I don’t know if I should start in the beginning or work my way backward from where I am now, about forty miles west of Paris.
It seems I’ve lived in so many places. I’ve been in this house since 2000, and that’s a record for me. I’m getting antsy.
I guess I’ll jump around.
April 1979 – I arrived in Paris in the middle of a huge thunderstorm. We caught a taxi from the airport and there was so much water on the road it flooded and everyone stopped. We had to wait for an hour until the rain stopped, the water subsided, and we could go on. By then it was dark, and my first glimpse of Paris was rain soaked streets, fog shrouded buildings, and the Eiffel tower wrapped in a cloak of thick mist.
The next day I had instructions how to get to the agency and off I went – after a typical French breakfast of strong tea, hot milk, and toast. The taxi driver asked me if it was my first time in France, and I said yes. He said he would give me a kiss for luck, and gave me a peck on both cheeks, French style. “There, now you are French,” he proclaimed.
I was both enchanted and mortified. A stranger had kissed me, but I was French!
The enchantment lasted all day. I easily conquered the metro system and learned my first words (left and right) and talked to an old lady at the magazine stand. A book slid off the counter, fell on the sidewalk, and I used my vocabulary – “Tomber!” I cried, pointing at it.
“Well, don’t just stand there. Pick it up,” she said, in English. She gave me a post card with a picture in black and white of a little boy sitting at a schooldesk, staring hard at the ceiling. “Very famous french photographer,” she said.
It was ROBERT DOISNEAU and I’ve loved his photos ever since.
I also loved the museums in¨Paris, and I think I went to all the shows in the ‘Grand’ and ‘Petit’ palace one year. I was at the opening of the new ‘Jeu de Paume’ and ‘Orangerie’ museums, and I spent hours wandering through the Louvre (getting lost in there is so much fun!)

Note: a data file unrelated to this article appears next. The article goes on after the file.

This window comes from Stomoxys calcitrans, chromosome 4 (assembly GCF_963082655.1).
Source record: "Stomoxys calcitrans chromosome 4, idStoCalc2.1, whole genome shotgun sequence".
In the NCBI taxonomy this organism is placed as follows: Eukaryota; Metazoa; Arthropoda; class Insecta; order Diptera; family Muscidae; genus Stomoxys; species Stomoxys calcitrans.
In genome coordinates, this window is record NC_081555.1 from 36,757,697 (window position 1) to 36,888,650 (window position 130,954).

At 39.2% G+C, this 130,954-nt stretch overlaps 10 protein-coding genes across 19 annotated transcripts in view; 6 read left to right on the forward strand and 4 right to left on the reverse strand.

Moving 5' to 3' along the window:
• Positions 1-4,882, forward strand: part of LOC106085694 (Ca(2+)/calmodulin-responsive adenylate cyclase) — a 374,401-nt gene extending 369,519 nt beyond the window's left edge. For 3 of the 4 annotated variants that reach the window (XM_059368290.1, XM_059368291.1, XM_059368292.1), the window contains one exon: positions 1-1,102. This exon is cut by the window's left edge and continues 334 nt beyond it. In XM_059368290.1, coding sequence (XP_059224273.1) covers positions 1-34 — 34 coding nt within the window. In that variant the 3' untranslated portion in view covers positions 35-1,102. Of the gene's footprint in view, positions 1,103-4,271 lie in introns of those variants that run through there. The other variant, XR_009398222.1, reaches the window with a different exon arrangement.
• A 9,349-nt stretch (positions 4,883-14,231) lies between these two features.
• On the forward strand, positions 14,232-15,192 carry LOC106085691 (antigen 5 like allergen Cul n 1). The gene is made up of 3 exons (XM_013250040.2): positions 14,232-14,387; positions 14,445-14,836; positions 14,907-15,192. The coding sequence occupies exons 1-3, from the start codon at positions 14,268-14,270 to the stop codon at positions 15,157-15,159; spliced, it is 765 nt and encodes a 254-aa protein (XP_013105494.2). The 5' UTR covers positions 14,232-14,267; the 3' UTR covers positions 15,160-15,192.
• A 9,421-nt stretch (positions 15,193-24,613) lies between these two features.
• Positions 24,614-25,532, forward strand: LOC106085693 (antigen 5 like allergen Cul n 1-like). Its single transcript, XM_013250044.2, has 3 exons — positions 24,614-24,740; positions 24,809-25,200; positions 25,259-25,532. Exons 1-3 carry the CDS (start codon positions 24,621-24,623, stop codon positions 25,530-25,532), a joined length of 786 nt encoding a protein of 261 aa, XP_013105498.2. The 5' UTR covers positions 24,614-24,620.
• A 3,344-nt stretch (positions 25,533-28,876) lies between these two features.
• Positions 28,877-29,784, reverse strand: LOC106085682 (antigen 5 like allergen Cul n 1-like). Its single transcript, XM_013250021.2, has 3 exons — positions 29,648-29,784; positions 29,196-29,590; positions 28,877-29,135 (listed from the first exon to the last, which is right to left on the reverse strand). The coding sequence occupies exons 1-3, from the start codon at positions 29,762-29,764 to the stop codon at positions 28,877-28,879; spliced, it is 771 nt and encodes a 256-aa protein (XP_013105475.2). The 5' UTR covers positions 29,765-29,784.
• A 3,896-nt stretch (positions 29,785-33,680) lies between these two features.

My daughter went to the Louvre with her class (so did my sons – lucky French children, they get to go to the Louvre!) They start early, first in the Egyptian section, then going to the Greek part, then going to the paintings where they admire the Mona Lisa as she stares at them with her smug smile (she has the same smile as French waiters, come to think about it…)

I just read that a teacher in Texas was fired without tenure from her post for taking her kids to a museum where they saw *gasp* a naked body. Now, I don’t want to sound smug (picture my Mona Lisa smile) but kids in France not only get to see naked people in paintings, but they get to see naked Greek statues and even a statue of a hermaphrodite, which they had to comment on in the paper they were writing on the visit. Most comments were “I didn’t know the Greeks had such great mattresses.” So you see, the French are not raising a bunch of sex offenders. I might add (again without the smug smile) that statisticlly, we have far fewer teen pregnancies and sex offences than in the puritan US, which might be an argument from taking kids to museums earlier and more often, so they can see what a naked body looks like and get used to it.)

Television shocked me (coming from puritan US) when I saw the naked women advertising shower soap (and whatever else a naked woman could advertise, it sometimes seems they get carried away, like the naked woman advertising a new telephone company…) but they give fair time to men, and there is a wonderful DIM commercial with a hunk in his birthday suit – and of course, my favorite rugby man calendar.

Advertisements